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In 1929, the Glide Foundation was created by Methodist philanthropist Lizzie Glide in memory of her late millionaire cattleman husband, H.L. Glide. Construction of Glide Memorial Church began that year and was completed on January 11, 1931. Beginning in the 1960's, the church became heavily involved in grassroots community outreach and activism- particularly centered around women's rights, LGBTQ rights, addiction, homelessness, and racial equality. Due to their progressive theology and wide array of social programs, Glide Memorial Church has been a lightning rod for controversy over the years. After years of contentious debate- much of which surrounded the issue of gay marriage- Glide Memorial Church issued a declaration of independence from its former parent church, the United Methodist Church. As an independent non-profit, Glide continues to operate in the same capacity as it always has, offering both lively church services and as many as 87 social services to the community today.

  • Glide Memorial Church today
  • Sunday morning service at Glide Memorial Church
  • Sunday morning sermon at Glide during Pride week
  • Lizzie Glide, founder of Glide Memorial Church
  • Cecil Williams and his wife Janice Mirikitani in the early 1970's
  • Sammy Davis Jr. and his wife at a Glide Memorial Church service in 1972
  • Glide Memorial Church in 1953

In 1929, Lizzie Glide, a devout Methodist and philanthropist, established the Glide Foundation in honor of her late millionaire husband, Joseph L. Glide. Using the money from her many successful business ventures, she purchased a plot of land in San Francisco’s downtown Tenderloin district in order to construct a church and philanthropic center that would operate alongside the Foundation. She also purchased the Hotel Californian, located a few blocks away, which began operating as a temperance hotel (discouraging alcohol consumption) for the years following.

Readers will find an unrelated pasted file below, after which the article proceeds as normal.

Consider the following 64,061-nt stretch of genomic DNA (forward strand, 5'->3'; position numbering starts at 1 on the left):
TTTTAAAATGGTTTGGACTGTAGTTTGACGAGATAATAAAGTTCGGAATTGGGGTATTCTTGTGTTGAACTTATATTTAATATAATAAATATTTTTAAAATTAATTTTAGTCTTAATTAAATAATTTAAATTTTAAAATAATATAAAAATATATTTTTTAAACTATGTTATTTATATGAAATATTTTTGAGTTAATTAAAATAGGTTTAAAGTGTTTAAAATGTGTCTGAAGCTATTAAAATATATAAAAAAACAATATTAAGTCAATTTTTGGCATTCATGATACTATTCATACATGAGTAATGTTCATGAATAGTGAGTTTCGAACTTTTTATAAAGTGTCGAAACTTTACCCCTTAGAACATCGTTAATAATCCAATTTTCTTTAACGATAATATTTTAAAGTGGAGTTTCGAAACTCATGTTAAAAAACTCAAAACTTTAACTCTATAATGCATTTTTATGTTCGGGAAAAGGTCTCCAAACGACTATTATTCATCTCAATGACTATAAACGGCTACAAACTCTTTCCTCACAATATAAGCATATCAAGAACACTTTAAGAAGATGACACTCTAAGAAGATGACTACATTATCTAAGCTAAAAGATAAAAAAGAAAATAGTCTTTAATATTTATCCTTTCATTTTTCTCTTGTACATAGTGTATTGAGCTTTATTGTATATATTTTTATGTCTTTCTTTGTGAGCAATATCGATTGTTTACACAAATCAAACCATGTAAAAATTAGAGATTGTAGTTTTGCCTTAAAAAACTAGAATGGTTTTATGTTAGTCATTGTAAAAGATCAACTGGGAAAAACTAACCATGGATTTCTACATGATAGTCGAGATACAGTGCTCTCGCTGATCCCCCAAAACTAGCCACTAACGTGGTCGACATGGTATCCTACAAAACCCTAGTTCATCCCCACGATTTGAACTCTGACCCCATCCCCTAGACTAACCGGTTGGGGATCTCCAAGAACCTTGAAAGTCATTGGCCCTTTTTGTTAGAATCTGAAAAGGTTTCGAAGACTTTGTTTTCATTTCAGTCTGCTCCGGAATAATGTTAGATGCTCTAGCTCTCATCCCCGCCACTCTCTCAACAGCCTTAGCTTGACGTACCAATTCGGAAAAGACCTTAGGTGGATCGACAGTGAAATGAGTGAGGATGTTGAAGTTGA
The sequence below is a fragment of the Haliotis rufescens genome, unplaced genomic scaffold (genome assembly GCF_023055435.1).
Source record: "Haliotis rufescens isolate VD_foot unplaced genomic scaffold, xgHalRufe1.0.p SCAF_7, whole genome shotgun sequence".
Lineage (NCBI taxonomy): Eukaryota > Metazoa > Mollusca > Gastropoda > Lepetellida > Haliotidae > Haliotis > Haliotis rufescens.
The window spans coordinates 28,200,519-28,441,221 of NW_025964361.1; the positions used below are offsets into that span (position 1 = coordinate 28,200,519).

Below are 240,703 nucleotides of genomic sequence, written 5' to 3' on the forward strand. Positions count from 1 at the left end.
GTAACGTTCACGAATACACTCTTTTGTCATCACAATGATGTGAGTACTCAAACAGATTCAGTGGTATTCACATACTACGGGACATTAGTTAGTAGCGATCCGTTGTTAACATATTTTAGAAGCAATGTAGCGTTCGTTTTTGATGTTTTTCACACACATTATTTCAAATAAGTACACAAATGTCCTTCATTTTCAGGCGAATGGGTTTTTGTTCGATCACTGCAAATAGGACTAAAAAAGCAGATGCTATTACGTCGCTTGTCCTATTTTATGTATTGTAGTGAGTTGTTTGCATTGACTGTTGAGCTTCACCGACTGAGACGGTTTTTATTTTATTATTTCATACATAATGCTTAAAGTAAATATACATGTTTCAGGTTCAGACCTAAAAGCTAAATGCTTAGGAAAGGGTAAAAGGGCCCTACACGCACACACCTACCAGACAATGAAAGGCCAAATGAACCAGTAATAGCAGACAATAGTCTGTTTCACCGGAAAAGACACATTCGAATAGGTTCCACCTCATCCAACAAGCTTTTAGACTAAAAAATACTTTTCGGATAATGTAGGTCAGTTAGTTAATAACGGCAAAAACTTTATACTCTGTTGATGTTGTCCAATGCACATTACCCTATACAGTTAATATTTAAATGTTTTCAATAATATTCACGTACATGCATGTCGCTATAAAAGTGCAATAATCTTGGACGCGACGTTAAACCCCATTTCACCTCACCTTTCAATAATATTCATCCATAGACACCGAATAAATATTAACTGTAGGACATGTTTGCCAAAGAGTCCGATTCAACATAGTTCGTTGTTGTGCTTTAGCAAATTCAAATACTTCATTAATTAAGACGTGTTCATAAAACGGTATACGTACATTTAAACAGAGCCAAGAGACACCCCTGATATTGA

Construction of Glide Memorial Methodist Church started that year and was completed two years later on January 11, 1931. The church was instantly recognizable and popular due to its rotating neon crucifix which sat on top of its steeple. Another was hung on the wall behind the pulpit and choir, and was used to give a “mellow glow” during the evening services. These light-up crosses are thought to have been one of the only ones in existence at the time in the United States.

Records show that Glide Memorial Methodist had initial success with growing its congregation during the 1930’s and early 1940’s. However, by 1950 the church had begun experiencing difficulties. Shifting demographics in the downtown area led to a decline in attendance and tithing, as many members of the church’s original leadership began passing away. Slowly, younger members of the Glide Foundation took up these open positions and gradual shifts in vision occurred in response to the church’s lack of presence in the community.